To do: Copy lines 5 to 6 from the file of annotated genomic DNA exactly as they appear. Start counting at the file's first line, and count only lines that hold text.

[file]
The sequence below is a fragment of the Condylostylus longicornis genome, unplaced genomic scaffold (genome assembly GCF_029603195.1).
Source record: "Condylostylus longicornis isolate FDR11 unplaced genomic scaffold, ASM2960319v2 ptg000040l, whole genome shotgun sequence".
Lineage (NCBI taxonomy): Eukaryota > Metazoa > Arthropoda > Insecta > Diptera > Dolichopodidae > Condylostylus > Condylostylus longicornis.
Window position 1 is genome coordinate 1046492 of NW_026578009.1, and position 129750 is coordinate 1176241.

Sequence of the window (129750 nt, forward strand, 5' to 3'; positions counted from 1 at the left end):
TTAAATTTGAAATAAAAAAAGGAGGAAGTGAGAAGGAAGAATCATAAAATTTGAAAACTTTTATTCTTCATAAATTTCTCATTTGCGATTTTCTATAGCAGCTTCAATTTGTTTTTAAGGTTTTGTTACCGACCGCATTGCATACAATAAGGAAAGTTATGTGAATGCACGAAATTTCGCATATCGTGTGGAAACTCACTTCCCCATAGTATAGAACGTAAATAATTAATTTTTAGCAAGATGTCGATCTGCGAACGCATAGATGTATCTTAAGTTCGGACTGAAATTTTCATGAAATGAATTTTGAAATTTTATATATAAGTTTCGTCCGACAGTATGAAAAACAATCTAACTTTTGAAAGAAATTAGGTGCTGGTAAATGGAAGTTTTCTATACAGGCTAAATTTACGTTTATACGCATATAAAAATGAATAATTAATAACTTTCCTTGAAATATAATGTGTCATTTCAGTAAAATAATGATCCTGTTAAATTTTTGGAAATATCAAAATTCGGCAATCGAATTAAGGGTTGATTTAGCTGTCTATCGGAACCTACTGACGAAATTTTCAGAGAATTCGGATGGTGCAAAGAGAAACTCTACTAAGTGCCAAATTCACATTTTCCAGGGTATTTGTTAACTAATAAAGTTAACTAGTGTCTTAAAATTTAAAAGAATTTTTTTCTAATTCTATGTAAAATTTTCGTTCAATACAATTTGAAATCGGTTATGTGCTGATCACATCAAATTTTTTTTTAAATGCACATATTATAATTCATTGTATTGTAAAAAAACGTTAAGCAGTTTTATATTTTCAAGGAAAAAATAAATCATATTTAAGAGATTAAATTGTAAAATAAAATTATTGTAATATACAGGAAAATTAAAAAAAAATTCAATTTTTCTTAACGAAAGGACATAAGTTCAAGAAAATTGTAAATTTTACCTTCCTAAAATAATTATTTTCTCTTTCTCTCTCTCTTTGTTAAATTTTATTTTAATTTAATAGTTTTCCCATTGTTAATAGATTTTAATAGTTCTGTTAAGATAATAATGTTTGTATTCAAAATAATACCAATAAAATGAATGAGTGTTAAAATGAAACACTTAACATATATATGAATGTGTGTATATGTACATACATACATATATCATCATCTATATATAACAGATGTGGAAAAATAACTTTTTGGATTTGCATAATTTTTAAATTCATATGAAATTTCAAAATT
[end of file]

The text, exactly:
Sequence of the window (129750 nt, forward strand, 5' to 3'; positions counted from 1 at the left end):
TTAAATTTGAAATAAAAAAAGGAGGAAGTGAGAAGGAAGAATCATAAAATTTGAAAACTTTTATTCTTCATAAATTTCTCATTTGCGATTTTCTATAGCAGCTTCAATTTGTTTTTAAGGTTTTGTTACCGACCGCATTGCATACAATAAGGAAAGTTATGTGAATGCACGAAATTTCGCATATCGTGTGGAAACTCACTTCCCCATAGTATAGAACGTAAATAATTAATTTTTAGCAAGATGTCGATCTGCGAACGCATAGATGTATCTTAAGTTCGGACTGAAATTTTCATGAAATGAATTTTGAAATTTTATATATAAGTTTCGTCCGACAGTATGAAAAACAATCTAACTTTTGAAAGAAATTAGGTGCTGGTAAATGGAAGTTTTCTATACAGGCTAAATTTACGTTTATACGCATATAAAAATGAATAATTAATAACTTTCCTTGAAATATAATGTGTCATTTCAGTAAAATAATGATCCTGTTAAATTTTTGGAAATATCAAAATTCGGCAATCGAATTAAGGGTTGATTTAGCTGTCTATCGGAACCTACTGACGAAATTTTCAGAGAATTCGGATGGTGCAAAGAGAAACTCTACTAAGTGCCAAATTCACATTTTCCAGGGTATTTGTTAACTAATAAAGTTAACTAGTGTCTTAAAATTTAAAAGAATTTTTTTCTAATTCTATGTAAAATTTTCGTTCAATACAATTTGAAATCGGTTATGTGCTGATCACATCAAATTTTTTTTTAAATGCACATATTATAATTCATTGTATTGTAAAAAAACGTTAAGCAGTTTTATATTTTCAAGGAAAAAATAAATCATATTTAAGAGATTAAATTGTAAAATAAAATTATTGTAATATACAGGAAAATTAAAAAAAAATTCAATTTTTCTTAACGAAAGGACATAAGTTCAAGAAAATTGTAAATTTTACCTTCCTAAAATAATTATTTTCTCTTTCTCTCTCTCTTTGTTAAATTTTATTTTAATTTAATAGTTTTCCCATTGTTAATAGATTTTAATAGTTCTGTTAAGATAATAATGTTTGTATTCAAAATAATACCAATAAAATGAATGAGTGTTAAAATGAAACACTTAACATATATATGAATGTGTGTATATGTACATACATACATATATCATCATCTATATATAACAGATGTGGAAAAATAACTTTTTGGATTTGCATAATTTTTAAATTCATATGAAATTTCAAAATT